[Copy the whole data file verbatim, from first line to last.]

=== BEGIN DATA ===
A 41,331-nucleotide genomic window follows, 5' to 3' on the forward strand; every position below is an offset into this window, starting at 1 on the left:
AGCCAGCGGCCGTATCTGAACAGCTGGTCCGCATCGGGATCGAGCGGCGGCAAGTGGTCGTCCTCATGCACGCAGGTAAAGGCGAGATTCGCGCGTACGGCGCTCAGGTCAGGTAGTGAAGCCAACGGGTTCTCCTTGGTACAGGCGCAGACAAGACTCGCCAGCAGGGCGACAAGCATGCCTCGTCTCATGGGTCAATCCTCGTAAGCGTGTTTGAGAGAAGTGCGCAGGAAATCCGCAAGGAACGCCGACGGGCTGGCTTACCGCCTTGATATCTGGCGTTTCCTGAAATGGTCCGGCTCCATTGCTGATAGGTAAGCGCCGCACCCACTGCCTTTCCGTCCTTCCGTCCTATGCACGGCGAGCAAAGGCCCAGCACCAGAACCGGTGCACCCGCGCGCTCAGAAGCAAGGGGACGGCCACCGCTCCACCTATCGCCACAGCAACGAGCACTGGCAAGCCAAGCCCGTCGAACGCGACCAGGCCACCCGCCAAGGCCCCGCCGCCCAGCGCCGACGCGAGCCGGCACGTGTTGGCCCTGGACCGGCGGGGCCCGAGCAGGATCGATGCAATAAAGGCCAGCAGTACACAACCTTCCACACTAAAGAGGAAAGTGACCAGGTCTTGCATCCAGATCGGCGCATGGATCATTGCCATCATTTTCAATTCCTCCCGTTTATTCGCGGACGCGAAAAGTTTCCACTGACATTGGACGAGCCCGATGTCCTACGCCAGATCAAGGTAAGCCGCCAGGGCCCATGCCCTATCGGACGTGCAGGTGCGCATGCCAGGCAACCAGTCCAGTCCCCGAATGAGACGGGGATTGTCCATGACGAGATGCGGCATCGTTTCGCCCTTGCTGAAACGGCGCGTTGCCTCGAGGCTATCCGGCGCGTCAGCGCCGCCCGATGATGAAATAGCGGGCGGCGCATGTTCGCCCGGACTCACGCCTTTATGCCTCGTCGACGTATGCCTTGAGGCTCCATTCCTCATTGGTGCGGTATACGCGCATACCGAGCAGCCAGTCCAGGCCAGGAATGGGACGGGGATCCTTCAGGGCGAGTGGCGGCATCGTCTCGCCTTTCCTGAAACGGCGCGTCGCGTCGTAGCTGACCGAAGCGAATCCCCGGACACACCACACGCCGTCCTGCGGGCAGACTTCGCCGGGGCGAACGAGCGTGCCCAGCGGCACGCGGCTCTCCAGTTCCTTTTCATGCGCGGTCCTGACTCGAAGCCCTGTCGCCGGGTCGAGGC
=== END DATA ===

A 41,331-nucleotide genomic window follows, 5' to 3' on the forward strand; every position below is an offset into this window, starting at 1 on the left:
AGCCAGCGGCCGTATCTGAACAGCTGGTCCGCATCGGGATCGAGCGGCGGCAAGTGGTCGTCCTCATGCACGCAGGTAAAGGCGAGATTCGCGCGTACGGCGCTCAGGTCAGGTAGTGAAGCCAACGGGTTCTCCTTGGTACAGGCGCAGACAAGACTCGCCAGCAGGGCGACAAGCATGCCTCGTCTCATGGGTCAATCCTCGTAAGCGTGTTTGAGAGAAGTGCGCAGGAAATCCGCAAGGAACGCCGACGGGCTGGCTTACCGCCTTGATATCTGGCGTTTCCTGAAATGGTCCGGCTCCATTGCTGATAGGTAAGCGCCGCACCCACTGCCTTTCCGTCCTTCCGTCCTATGCACGGCGAGCAAAGGCCCAGCACCAGAACCGGTGCACCCGCGCGCTCAGAAGCAAGGGGACGGCCACCGCTCCACCTATCGCCACAGCAACGAGCACTGGCAAGCCAAGCCCGTCGAACGCGACCAGGCCACCCGCCAAGGCCCCGCCGCCCAGCGCCGACGCGAGCCGGCACGTGTTGGCCCTGGACCGGCGGGGCCCGAGCAGGATCGATGCAATAAAGGCCAGCAGTACACAACCTTCCACACTAAAGAGGAAAGTGACCAGGTCTTGCATCCAGATCGGCGCATGGATCATTGCCATCATTTTCAATTCCTCCCGTTTATTCGCGGACGCGAAAAGTTTCCACTGACATTGGACGAGCCCGATGTCCTACGCCAGATCAAGGTAAGCCGCCAGGGCCCATGCCCTATCGGACGTGCAGGTGCGCATGCCAGGCAACCAGTCCAGTCCCCGAATGAGACGGGGATTGTCCATGACGAGATGCGGCATCGTTTCGCCCTTGCTGAAACGGCGCGTTGCCTCGAGGCTATCCGGCGCGTCAGCGCCGCCCGATGATGAAATAGCGGGCGGCGCATGTTCGCCCGGACTCACGCCTTTATGCCTCGTCGACGTATGCCTTGAGGCTCCATTCCTCATTGGTGCGGTATACGCGCATACCGAGCAGCCAGTCCAGGCCAGGAATGGGACGGGGATCCTTCAGGGCGAGTGGCGGCATCGTCTCGCCTTTCCTGAAACGGCGCGTCGCGTCGTAGCTGACCGAAGCGAATCCCCGGACACACCACACGCCGTCCTGCGGGCAGACTTCGCCGGGGCGAACGAGCGTGCCCAGCGGCACGCGGCTCTCCAGTTCCTTTTCATGCGCGGTCCTGACTCGAAGCCCTGTCGCCGGGTCGAGGC